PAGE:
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Thursday, 9 February 2017
Page: 617

Mr DANBY (Melbourne Ports) (12:58): As vice-chair of the US-Australia Parliamentary Friendship Group, I recently received an email from five Australian expats living in the United States concerned about the actions and potential actions of the Trump administration and its consequences for Australia and America. The chair of the US-Australia Parliamentary Friendship Group, the member for Canning, received the same email and I understand he will also be speaking on this.

The five genuine expats who wrote to us are part of a much larger group of Australians living in the United States who expressed their concerns in a letter to the PM and the foreign minister. There were 181 named and 44 anonymous signatories in that letter. These Australians do not expressly specify the actions and statements of the particular administration that triggered their concerns, but, from the context of their correspondence, I presume that those triggers include the executive order on immigration, the telephone call between the President and our Prime Minister and the subsequent fallout from that, various statements the President made in the run-up to his election, and the more isolationist and protectionist position that it seems is being adopted by the United States.

In the email to me the Australian group said:

We are asking the Australian government to publicly commit to a set of bi-partisan, fundamental values that should underpin the Australia-US relationship: tolerance, respect, international cooperation, non-discrimination, democracy and the rule of law. We endeavour to do this in a non-partisan way conscious of the need for diplomacy and the importance of Australia's relationships with the U.S.

They expressed these values in more detail by saying:

We believe shared Australia-U.S. values should include support for:

Liberal democracy, the rule of law and an independent press;

Tolerance and celebration of differences;

International law and multilateral institutions as a means to achieve peace, stability, cooperation and the preservation of human rights;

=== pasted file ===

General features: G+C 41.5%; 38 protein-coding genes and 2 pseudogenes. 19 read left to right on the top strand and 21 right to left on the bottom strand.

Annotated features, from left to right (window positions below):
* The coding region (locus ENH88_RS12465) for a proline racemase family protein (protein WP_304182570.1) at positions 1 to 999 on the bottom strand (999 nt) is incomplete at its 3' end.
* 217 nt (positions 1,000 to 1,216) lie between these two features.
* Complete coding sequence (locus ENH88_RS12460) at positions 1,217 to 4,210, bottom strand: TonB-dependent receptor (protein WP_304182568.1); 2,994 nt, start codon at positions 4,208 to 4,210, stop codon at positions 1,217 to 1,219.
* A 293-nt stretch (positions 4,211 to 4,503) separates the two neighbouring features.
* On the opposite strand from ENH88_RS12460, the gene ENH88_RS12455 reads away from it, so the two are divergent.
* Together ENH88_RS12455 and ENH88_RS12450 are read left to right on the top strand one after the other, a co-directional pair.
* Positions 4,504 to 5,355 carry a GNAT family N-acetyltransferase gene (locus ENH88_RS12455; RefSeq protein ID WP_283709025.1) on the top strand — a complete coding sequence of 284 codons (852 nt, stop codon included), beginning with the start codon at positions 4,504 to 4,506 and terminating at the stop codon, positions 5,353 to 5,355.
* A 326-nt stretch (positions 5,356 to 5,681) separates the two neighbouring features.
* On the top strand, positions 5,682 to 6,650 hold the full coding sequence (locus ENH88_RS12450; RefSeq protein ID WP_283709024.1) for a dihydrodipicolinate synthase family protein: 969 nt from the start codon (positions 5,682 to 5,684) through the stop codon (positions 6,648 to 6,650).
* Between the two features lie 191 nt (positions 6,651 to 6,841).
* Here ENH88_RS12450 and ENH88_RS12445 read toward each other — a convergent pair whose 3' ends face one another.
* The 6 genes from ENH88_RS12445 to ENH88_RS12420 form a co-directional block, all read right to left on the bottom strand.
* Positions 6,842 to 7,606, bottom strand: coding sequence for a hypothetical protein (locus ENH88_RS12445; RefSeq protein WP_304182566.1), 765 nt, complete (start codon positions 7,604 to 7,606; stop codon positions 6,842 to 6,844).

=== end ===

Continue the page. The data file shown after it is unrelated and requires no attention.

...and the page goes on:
International trade, investment and movement of people across borders;

Science and evidence-based policy and decision making; and

Freedom from discrimination and persecution on the basis of race, nationality, religion, ethnicity, sexual orientation, gender, disability, socio-economic status—

et cetera. They conclude with:

These shared values must be the starting point as our two nations seek to respond to global challenges, including economic recovery, international trade, terrorism, climate change, global health and food insecurity.

I commend these statements. At the same time, I should say that I am not speaking here to criticise the United States or President Trump, but rather to stress how important our common values are and how we wish to see the United States and our relationship prosper and flourish. Not only do we share common values but we also share common interests. The ANZUS Treaty is a central pillar of our relationship. It underpins our defence and security cooperation and has been a force for stability and peace in the Asia-Pacific region and globally. The United States is our largest two-way investment partner and our second largest two-way trading partner in goods and services.

Given the state of flux the world seems to be in at the moment, it is vitally important that we reaffirm our strong and enduring relationship with the United States and at the same time emphasise the liberal democratic values that we all in this parliament share in common and that have underpinned our vibrant and prosperous societies.

Federation Chamber adjourned at 13:01